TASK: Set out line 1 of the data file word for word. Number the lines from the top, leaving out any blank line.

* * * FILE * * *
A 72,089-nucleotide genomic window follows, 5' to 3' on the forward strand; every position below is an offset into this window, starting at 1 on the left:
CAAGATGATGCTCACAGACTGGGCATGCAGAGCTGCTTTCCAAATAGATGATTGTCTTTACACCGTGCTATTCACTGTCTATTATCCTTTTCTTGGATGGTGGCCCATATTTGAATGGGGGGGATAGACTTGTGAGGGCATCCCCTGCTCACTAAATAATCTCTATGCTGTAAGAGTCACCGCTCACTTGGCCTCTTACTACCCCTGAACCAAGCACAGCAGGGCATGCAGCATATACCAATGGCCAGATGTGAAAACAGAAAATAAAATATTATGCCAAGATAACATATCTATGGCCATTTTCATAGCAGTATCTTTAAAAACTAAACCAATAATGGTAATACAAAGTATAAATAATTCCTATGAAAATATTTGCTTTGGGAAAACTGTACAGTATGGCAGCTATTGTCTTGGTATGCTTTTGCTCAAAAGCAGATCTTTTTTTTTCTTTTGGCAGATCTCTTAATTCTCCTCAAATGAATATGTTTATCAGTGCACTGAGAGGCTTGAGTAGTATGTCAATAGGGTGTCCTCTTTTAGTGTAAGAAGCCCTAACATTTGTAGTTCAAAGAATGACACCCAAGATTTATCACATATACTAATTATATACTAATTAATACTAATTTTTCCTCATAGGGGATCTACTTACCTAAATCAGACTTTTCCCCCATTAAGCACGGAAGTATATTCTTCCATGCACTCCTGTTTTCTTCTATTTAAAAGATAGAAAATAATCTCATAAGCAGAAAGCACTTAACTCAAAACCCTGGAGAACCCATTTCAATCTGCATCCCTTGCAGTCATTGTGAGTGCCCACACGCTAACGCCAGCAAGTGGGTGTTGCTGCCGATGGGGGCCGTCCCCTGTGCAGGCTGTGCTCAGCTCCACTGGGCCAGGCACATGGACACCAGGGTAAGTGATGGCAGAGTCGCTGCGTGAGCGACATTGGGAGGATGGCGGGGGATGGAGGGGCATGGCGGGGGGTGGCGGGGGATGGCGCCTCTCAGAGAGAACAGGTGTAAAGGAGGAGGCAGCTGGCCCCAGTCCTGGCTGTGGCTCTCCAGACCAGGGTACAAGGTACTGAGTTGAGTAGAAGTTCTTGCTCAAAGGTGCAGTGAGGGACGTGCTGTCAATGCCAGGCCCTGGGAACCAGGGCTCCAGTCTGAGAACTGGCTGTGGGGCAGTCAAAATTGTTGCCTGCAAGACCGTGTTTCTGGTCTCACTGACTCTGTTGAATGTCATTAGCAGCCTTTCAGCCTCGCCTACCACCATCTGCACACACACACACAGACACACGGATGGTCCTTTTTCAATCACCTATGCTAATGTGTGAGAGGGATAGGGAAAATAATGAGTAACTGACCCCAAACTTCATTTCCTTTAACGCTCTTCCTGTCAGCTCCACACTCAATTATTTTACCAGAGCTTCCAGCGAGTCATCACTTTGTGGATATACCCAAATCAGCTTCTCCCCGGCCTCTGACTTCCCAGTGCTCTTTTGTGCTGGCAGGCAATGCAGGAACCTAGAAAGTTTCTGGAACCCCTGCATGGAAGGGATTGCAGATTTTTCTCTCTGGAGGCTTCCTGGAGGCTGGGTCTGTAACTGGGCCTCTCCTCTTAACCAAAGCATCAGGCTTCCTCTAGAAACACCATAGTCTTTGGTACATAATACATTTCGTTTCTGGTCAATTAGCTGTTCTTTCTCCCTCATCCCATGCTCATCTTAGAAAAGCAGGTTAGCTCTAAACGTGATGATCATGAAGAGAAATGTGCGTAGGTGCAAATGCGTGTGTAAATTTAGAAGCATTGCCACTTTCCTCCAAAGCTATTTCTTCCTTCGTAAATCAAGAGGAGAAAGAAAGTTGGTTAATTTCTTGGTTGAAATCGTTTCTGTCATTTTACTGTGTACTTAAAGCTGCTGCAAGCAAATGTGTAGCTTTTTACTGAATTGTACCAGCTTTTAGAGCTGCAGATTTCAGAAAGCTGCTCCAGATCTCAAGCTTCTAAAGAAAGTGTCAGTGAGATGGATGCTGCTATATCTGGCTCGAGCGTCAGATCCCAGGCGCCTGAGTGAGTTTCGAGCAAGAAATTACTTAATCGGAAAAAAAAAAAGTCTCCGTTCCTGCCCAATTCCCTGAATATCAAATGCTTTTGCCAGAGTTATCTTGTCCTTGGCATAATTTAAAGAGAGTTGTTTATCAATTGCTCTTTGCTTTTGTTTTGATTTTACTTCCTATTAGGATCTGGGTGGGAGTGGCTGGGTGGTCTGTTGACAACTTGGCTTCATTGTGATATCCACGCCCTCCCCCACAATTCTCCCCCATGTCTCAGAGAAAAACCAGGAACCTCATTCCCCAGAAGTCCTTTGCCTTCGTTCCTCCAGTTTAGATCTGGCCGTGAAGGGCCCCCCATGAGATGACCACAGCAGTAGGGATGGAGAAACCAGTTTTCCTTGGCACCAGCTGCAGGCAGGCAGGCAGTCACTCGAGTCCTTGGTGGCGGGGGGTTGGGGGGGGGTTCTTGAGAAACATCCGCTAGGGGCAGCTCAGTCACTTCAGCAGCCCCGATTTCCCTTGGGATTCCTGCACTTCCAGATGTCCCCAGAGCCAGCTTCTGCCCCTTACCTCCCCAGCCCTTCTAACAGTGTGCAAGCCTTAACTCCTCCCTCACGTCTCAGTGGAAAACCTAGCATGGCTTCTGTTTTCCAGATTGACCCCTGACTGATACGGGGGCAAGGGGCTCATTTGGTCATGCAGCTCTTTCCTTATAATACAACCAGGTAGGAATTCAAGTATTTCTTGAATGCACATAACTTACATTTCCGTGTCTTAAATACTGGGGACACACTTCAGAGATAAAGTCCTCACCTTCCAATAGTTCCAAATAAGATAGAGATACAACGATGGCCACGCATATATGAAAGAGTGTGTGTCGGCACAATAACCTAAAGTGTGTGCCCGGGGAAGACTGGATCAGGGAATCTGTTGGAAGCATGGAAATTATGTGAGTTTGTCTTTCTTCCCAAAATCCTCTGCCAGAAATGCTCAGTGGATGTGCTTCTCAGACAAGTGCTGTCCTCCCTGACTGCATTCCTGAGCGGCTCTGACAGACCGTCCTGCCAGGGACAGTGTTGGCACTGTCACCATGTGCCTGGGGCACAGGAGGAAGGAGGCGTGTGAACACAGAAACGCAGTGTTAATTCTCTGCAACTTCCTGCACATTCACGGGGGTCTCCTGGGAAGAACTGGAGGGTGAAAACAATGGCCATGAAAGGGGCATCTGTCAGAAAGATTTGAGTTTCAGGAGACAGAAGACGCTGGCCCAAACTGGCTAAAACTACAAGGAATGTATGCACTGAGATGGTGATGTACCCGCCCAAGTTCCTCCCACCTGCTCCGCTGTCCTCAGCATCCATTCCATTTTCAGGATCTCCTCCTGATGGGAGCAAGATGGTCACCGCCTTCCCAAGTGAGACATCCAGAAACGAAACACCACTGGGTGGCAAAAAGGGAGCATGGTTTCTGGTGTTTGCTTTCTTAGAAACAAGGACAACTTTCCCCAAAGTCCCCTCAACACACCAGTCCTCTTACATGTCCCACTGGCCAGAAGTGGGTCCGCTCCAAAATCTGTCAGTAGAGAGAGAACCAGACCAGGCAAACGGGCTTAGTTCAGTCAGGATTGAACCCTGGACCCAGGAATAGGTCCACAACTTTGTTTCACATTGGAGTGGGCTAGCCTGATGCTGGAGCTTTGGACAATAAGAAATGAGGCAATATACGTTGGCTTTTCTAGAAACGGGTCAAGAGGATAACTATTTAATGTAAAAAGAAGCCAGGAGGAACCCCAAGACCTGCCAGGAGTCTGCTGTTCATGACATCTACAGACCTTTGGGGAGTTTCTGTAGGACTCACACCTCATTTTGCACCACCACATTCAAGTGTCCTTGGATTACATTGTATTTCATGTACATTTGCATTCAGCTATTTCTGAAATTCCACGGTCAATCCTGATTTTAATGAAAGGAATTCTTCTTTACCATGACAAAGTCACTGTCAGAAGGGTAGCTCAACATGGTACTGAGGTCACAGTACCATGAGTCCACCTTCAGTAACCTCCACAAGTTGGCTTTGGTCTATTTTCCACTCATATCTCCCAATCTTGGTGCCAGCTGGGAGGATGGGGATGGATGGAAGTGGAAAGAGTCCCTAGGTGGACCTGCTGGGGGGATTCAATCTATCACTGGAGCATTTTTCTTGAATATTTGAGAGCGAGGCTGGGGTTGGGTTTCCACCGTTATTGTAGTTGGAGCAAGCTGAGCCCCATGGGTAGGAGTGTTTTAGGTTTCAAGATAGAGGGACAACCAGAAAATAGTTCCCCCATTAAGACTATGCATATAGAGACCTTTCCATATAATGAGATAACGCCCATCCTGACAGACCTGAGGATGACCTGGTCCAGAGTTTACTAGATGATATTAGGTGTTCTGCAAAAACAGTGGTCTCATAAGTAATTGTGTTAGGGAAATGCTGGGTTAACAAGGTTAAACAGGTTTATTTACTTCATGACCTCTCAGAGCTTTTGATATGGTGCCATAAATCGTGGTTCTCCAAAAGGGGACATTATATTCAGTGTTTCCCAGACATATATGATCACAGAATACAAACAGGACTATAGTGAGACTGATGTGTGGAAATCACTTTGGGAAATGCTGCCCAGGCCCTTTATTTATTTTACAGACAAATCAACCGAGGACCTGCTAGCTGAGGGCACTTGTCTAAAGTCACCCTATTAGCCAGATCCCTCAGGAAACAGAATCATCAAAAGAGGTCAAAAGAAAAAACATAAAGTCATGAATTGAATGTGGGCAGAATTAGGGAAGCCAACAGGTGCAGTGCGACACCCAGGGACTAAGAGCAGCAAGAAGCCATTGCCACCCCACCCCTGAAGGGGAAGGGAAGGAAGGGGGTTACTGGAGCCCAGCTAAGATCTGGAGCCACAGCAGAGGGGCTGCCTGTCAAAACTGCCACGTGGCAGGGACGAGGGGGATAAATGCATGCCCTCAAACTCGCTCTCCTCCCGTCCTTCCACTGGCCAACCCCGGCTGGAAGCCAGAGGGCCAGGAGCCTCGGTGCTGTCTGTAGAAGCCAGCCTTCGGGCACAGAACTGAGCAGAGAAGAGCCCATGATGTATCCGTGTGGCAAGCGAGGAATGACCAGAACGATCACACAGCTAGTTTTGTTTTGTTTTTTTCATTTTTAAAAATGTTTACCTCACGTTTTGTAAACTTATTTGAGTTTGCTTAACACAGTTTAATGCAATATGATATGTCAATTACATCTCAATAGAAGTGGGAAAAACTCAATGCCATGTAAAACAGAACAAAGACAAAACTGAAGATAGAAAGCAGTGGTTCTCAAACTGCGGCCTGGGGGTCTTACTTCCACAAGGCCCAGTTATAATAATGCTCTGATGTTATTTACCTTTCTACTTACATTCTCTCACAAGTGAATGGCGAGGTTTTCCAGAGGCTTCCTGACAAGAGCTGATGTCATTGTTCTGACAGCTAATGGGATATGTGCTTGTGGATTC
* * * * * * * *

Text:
A 72,089-nucleotide genomic window follows, 5' to 3' on the forward strand; every position below is an offset into this window, starting at 1 on the left: